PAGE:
Democrats view Georgia congressional map battle as crucial to election hopes
Thirty years ago, Democratic strategists and organizers invested considerable time and energy in Florida while viewing Georgia as an uphill climb in statewide races. Now, it's the opposite.
Many Democrats, according to reports, have grown pessimistic about Florida following the 2022 midterms but view Georgia as a must-win swing state for President Joe Biden in 2024. Swing voters showed a willingness to split their tickets in the Peach State last year, reelecting Gov. Brian Kemp and Secretary of State Brad Raffensperger — both conservative Republicans — as well as liberal Sen. Raphael Warnock (D-Georgia).
An ongoing battle over the state's electoral maps, the Georgia Recorder's Jill Nolin stresses in an article published on September 11, shows how crucial Black voters are to the Democratic Party in that state.
"The state's attorneys have argued that recent elections undermine claims that Black voters are not able to elect candidates of their choice, pointing to the wins of U.S. Rep. Lucy McBath in the Atlanta suburbs and President Joe Biden and U.S. Sens. Jon Ossoff and Raphael Warnock in statewide races," Nolin explains. "The outcome of the case could prove consequential heading into next year's election, since Black Georgians tend to vote for Democratic candidates at high rates. Republicans currently hold a fragile majority in the U.S. House, and any Democratic gains in the (Georgia) State Legislature would add to tightening margins under the Gold Dome."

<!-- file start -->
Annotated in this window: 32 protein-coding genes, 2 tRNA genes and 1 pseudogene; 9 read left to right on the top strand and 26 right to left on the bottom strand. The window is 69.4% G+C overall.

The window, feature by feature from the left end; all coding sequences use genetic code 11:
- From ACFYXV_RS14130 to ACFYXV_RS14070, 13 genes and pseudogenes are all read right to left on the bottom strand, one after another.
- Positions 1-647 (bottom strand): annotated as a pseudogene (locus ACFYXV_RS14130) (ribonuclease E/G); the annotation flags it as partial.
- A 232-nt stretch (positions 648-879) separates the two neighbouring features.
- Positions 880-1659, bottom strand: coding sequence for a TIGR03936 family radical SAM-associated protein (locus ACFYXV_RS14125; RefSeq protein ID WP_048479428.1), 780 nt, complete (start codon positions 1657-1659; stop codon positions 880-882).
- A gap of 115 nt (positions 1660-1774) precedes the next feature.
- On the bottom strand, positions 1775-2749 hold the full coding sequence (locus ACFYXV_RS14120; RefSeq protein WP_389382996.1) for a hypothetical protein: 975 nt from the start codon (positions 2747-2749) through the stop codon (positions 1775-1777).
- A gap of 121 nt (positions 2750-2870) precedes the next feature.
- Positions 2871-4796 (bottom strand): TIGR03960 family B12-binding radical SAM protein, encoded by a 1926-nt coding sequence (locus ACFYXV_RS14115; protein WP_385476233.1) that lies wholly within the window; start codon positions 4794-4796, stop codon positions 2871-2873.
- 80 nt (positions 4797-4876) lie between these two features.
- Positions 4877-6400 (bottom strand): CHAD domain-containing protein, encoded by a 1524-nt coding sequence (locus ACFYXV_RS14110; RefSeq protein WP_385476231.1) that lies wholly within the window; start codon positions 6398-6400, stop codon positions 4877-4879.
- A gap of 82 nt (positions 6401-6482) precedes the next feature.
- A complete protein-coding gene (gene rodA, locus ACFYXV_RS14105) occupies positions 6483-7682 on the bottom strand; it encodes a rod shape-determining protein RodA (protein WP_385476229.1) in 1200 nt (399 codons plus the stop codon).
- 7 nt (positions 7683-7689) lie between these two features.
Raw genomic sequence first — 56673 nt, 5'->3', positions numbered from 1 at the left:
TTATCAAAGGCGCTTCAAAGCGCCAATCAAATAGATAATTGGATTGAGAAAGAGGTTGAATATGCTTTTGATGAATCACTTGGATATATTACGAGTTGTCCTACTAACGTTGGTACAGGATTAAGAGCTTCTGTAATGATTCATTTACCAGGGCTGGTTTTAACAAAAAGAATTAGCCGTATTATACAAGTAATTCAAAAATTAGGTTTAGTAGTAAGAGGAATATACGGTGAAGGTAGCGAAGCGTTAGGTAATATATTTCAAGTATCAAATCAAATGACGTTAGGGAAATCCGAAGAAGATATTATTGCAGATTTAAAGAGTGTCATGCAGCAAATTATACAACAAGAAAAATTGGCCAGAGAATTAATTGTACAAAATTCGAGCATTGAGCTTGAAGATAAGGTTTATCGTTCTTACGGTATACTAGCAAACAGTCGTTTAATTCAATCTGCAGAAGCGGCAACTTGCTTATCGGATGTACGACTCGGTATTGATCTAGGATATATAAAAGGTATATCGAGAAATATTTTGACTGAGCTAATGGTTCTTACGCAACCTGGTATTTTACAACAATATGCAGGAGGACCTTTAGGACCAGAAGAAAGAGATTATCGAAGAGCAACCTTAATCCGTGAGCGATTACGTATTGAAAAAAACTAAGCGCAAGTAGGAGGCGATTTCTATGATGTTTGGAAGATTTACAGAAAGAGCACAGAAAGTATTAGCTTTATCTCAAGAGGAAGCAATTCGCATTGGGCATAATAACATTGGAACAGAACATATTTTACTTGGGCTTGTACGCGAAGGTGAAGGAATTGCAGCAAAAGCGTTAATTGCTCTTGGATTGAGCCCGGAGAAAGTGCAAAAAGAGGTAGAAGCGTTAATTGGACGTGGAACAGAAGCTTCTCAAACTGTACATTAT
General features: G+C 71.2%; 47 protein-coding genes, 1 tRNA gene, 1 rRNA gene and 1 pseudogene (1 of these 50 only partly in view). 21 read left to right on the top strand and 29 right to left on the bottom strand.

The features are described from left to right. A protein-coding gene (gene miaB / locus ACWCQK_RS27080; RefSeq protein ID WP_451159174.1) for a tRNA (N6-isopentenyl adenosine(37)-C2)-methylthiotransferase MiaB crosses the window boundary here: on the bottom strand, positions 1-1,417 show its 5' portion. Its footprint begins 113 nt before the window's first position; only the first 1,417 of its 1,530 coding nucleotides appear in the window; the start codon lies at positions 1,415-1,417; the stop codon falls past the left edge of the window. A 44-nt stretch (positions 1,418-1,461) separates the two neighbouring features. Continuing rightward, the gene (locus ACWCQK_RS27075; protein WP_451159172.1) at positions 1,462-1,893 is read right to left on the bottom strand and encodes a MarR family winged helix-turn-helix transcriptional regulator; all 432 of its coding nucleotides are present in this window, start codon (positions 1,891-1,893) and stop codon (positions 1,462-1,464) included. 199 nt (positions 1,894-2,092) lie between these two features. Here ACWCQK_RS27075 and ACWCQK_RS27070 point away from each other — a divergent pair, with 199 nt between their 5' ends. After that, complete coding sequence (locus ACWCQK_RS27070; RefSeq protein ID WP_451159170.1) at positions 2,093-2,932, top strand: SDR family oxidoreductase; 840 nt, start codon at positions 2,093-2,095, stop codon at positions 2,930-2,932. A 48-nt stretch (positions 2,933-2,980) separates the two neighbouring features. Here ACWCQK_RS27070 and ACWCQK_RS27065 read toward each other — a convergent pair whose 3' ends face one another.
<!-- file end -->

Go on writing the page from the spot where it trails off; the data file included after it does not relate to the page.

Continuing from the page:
In 2022, Republicans flipped the U.S. House of Representatives, but only by single digits. Democrats are hoping to recapture the House next year and see Georgia as crucial to that effort.
"The U.S. Supreme Court recently stood behind Section 2 of the Voting Rights Act in a surprise ruling this summer that rejected Alabama's congressional map," Nolin observes. "A redrawn plan that still did not include a new opportunity district for Black Alabamians was blasted last week by a three-judge panel, which ordered a third-party special master to do the job."
Nolin continues, "In Georgia, the cases at trial argue a new majority Black congressional district can be drawn in Metro Atlanta and that multiple new Black majority districts can be carved out in the state House and Senate maps."
The Georgia Recorder's full report is available at this link.
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